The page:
RBC Capital Markets, a global investment firm, released a message to its clients that is bullish on marijuana. The message states: “The legal cannabis category [in the U.S.] is set to grow at a 17% CAGR over the next decade to as much as $47 billion in annual sales (this compares to the current diaper category at $4 billion in sales).”
Currently, four states have legalization measures on the ballot in November. And in only four states—Idaho, Kansas, Nebraska, and South Dakota—are marijuana products, including CBD, prohibited for any use. Adult use is legal in nine states, and medical cannabis is legal in thirty. One recent poll showed that, for the first time, a slim majority of Republican voters support legalization, and a solid majority of all voters do as well. What has kept marijuana in the diaper category, however, is that marijuana remains illegal under federal law, making the industry’s relations with banking and investment difficult.
The Federal Block
Attorney General Jeff Sessions is a longstanding opponent of legalization. He rescinded the Cole memo, which was issued under the Obama administration and authorized a hands-off policy regarding federal enforcement in legal states. President Donald Trump has made some offhand statements favoring a relaxation in federal enforcement, but there is no indication that he has directed Sessions to reinstate the memo or otherwise change federal law enforcement policy toward marijuana.
Moreover, BuzzFeedNews recently broke the story that the Trump administration organized a secret Marijuana Policy Coordination Committee that advised many federal agencies, including the DEA, to prepare two-page reports on the “threat” of marijuana to the “health, safety, and security” of the nation. The committee was clearly looking for as much negative information on marijuana as the agencies could provide. Because the administration has not offered information on the committee, its members and backers are unidentified. Various sources, however, have reported on the groups or industries that have lobbied against legalization. They are pharmaceutical companies, police unions, private prisons, liquor, and tobacco.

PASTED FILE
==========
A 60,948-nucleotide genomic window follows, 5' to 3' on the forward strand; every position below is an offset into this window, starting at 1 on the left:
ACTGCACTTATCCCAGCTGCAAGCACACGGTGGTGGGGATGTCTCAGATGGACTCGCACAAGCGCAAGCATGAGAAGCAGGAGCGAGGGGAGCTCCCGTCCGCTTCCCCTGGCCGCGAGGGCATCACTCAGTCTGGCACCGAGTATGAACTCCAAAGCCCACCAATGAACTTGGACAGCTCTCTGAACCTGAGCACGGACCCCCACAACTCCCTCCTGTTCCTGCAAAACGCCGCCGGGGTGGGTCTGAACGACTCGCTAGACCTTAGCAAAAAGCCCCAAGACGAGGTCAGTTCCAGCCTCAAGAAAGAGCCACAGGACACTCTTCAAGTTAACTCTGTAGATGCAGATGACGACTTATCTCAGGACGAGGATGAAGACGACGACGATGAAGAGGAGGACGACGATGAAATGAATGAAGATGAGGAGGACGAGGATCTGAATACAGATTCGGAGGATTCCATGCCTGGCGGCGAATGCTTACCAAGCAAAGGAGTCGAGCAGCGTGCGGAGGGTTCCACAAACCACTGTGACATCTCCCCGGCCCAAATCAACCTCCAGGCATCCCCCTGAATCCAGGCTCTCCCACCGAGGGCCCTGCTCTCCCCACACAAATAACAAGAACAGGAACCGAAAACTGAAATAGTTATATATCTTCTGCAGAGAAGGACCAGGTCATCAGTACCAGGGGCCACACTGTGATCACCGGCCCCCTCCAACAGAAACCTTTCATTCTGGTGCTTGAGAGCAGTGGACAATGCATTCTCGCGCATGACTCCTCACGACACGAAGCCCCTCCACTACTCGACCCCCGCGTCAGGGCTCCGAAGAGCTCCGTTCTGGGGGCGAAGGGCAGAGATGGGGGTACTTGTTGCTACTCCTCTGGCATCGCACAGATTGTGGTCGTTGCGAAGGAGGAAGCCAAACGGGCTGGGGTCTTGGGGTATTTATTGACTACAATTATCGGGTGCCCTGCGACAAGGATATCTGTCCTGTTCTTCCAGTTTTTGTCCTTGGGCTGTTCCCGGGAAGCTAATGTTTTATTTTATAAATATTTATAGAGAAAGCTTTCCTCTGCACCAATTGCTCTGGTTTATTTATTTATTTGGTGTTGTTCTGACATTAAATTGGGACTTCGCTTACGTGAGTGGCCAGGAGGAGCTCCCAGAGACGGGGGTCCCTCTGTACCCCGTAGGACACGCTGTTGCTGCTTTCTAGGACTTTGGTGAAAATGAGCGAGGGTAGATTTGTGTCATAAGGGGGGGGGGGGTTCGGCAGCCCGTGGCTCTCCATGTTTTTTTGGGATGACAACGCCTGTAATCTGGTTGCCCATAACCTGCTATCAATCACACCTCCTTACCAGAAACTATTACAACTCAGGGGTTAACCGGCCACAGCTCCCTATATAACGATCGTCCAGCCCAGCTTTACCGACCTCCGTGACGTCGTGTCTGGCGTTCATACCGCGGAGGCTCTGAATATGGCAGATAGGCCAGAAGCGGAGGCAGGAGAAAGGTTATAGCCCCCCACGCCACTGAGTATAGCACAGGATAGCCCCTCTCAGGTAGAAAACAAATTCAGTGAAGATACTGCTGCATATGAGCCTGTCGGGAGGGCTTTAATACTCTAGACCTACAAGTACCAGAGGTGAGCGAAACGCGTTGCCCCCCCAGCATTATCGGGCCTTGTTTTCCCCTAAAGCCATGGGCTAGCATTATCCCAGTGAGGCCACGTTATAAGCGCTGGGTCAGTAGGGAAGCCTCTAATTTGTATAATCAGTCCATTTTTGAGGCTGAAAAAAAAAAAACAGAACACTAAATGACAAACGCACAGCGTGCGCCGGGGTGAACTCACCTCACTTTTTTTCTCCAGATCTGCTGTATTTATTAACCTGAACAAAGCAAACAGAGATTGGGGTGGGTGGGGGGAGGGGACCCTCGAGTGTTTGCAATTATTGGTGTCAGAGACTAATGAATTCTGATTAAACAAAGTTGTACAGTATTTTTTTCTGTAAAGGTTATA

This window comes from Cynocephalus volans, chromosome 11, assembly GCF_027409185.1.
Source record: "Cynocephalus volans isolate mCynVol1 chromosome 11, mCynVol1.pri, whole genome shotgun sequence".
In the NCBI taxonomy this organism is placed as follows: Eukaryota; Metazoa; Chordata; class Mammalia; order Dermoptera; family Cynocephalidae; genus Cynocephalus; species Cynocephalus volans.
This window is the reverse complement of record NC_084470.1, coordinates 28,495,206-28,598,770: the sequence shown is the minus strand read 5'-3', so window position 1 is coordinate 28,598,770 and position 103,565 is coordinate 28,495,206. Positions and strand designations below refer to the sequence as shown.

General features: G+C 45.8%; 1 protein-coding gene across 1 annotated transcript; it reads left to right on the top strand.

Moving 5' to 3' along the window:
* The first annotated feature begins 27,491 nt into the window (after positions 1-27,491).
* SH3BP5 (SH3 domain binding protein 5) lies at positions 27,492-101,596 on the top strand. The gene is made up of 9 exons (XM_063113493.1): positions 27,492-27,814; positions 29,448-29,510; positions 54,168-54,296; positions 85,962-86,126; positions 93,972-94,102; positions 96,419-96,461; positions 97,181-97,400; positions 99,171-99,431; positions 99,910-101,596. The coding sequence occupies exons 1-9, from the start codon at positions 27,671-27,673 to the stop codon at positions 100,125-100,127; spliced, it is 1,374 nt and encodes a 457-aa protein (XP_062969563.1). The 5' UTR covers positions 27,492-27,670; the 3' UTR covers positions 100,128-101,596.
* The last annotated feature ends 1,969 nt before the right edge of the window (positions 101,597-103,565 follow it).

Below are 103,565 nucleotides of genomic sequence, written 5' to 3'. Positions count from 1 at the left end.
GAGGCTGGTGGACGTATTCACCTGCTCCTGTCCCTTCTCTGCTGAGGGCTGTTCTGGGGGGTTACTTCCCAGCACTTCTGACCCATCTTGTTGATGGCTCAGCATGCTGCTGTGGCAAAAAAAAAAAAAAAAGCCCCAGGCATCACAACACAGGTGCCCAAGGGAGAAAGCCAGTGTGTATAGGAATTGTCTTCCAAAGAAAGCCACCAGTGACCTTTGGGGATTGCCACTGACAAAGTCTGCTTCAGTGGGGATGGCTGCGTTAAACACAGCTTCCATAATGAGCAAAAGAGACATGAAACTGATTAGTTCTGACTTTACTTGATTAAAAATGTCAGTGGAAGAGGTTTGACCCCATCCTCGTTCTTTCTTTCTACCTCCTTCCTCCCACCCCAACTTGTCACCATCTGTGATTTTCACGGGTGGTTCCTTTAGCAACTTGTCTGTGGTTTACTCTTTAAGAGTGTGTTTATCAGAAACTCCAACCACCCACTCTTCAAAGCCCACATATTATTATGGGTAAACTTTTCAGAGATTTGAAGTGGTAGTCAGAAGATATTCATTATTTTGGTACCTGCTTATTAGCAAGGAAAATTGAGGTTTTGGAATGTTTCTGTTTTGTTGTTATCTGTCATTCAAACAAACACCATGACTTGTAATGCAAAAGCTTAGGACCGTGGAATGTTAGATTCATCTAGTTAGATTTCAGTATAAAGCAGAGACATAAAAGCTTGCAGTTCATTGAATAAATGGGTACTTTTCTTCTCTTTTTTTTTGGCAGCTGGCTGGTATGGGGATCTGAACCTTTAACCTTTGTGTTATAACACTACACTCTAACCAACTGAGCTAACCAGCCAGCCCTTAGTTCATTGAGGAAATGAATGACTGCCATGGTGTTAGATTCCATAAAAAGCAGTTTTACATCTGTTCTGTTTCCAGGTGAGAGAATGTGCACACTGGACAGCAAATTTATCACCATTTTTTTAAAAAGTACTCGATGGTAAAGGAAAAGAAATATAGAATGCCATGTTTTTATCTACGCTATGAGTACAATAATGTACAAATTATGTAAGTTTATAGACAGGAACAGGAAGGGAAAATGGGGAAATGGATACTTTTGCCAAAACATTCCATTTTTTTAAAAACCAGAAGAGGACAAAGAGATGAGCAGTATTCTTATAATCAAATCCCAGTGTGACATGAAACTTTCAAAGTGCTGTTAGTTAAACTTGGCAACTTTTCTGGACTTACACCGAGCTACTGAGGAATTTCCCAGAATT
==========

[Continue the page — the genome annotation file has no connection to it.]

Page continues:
According to the message, if the marijuana industry in the United States amounted to some “$50 billion,” it would compare to “spirits $58 billion, wine $65 billion, and beer $117 billion.” The message also praised Constellation Brands for investing in Canopy Growth, a marijuana company. Constellation Brands businesses include Corona and Modelo beers, among other alcohol brands. After Constellation Brands increased its investment in Canopy Growth, its stock surged. Various large tobacco companies have also invested in or bought marijuana companies. In April, Former House Speaker John Boehner, a Republican, announced via tweet that he was “joining the board of #AcreageHoldings”–a marijuana firm–“because my thinking on cannabis has evolved. I’m convinced de-scheduling the drug is needed so we can do research, help our veterans, and reverse the opioid epidemic ravaging our communities.”
Thus, while groups and industries opposed to legalization still have the ear of the Republican administration, some of them are evolving, to use Boehner’s word, and making investments in the marijuana industry that reasonably anticipate federal legalization. As the message puts it: “We believe further US decriminalization of cannabis including for recreational use is very likely over time. It ultimately starts with US voters who across demographics are supportive of cannabis legalization.”
What do you think? Is the RBC Capital Markets message on point? Leave a comment below.